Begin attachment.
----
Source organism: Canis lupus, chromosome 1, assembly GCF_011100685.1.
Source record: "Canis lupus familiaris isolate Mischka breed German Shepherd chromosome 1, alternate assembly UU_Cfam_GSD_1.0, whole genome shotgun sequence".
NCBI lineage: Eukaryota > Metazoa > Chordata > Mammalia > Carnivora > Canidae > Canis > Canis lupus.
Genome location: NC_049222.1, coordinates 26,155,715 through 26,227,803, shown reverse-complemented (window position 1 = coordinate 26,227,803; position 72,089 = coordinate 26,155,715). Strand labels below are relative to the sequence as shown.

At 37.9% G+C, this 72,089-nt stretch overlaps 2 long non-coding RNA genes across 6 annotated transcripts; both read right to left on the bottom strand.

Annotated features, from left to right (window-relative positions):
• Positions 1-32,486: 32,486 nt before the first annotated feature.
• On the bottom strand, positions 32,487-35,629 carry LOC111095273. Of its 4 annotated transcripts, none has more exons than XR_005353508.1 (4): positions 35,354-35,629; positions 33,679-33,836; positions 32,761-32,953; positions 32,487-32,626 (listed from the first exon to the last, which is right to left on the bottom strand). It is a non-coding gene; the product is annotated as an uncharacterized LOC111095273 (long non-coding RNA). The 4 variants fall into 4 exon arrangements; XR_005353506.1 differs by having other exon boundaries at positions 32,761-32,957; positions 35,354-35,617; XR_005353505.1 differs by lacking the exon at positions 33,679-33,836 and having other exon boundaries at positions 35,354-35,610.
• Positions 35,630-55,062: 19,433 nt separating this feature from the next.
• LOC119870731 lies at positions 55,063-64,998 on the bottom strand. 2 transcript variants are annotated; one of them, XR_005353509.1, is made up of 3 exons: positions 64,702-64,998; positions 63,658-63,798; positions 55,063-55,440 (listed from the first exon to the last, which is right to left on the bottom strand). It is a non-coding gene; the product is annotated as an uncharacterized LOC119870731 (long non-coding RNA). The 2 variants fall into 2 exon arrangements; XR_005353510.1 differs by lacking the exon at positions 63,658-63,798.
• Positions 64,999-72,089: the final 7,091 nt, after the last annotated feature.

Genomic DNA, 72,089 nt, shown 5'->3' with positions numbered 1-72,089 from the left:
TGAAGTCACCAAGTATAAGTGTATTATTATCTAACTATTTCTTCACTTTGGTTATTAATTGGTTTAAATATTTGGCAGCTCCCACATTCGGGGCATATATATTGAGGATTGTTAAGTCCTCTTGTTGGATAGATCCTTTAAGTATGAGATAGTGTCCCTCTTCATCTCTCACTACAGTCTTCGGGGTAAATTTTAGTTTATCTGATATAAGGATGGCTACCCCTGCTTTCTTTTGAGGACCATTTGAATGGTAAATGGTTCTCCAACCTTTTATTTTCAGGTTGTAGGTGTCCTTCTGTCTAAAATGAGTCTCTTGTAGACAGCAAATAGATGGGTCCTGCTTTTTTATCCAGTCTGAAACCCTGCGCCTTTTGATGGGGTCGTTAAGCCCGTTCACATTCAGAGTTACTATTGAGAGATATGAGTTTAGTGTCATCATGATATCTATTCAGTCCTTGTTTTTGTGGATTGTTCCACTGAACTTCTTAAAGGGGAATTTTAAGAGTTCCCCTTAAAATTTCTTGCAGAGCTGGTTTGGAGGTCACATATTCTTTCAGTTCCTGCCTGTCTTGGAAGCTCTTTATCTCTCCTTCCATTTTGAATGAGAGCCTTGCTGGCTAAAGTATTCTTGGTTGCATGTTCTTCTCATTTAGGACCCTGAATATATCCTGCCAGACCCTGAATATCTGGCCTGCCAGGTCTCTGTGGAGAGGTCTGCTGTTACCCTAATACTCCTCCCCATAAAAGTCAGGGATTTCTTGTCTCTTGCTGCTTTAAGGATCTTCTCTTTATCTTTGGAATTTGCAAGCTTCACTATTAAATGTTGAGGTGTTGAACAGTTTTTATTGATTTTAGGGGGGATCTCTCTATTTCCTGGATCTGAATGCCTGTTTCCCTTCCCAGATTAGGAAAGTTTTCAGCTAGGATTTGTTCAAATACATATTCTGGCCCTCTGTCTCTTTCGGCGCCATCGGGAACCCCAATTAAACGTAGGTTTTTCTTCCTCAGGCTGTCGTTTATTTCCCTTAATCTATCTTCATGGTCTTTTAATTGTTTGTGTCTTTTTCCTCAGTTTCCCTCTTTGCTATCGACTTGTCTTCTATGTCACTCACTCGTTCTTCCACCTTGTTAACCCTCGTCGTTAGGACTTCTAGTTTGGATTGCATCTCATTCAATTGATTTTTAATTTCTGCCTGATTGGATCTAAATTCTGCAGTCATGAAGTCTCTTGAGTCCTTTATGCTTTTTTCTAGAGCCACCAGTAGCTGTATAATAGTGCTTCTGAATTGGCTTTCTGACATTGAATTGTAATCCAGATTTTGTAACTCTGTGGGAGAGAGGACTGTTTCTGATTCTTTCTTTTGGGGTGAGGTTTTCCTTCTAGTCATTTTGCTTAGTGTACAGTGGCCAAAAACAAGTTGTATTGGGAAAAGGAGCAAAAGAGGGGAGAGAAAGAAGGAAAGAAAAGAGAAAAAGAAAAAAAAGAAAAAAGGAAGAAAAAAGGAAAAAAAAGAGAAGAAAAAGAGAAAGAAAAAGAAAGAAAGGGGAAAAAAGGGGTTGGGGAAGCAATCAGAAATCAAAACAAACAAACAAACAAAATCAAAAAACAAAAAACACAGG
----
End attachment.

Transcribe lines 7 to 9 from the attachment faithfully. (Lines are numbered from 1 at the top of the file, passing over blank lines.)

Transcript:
• Positions 1-32,486: 32,486 nt before the first annotated feature.
• On the bottom strand, positions 32,487-35,629 carry LOC111095273. Of its 4 annotated transcripts, none has more exons than XR_005353508.1 (4): positions 35,354-35,629; positions 33,679-33,836; positions 32,761-32,953; positions 32,487-32,626 (listed from the first exon to the last, which is right to left on the bottom strand). It is a non-coding gene; the product is annotated as an uncharacterized LOC111095273 (long non-coding RNA). The 4 variants fall into 4 exon arrangements; XR_005353506.1 differs by having other exon boundaries at positions 32,761-32,957; positions 35,354-35,617; XR_005353505.1 differs by lacking the exon at positions 33,679-33,836 and having other exon boundaries at positions 35,354-35,610.
• Positions 35,630-55,062: 19,433 nt separating this feature from the next.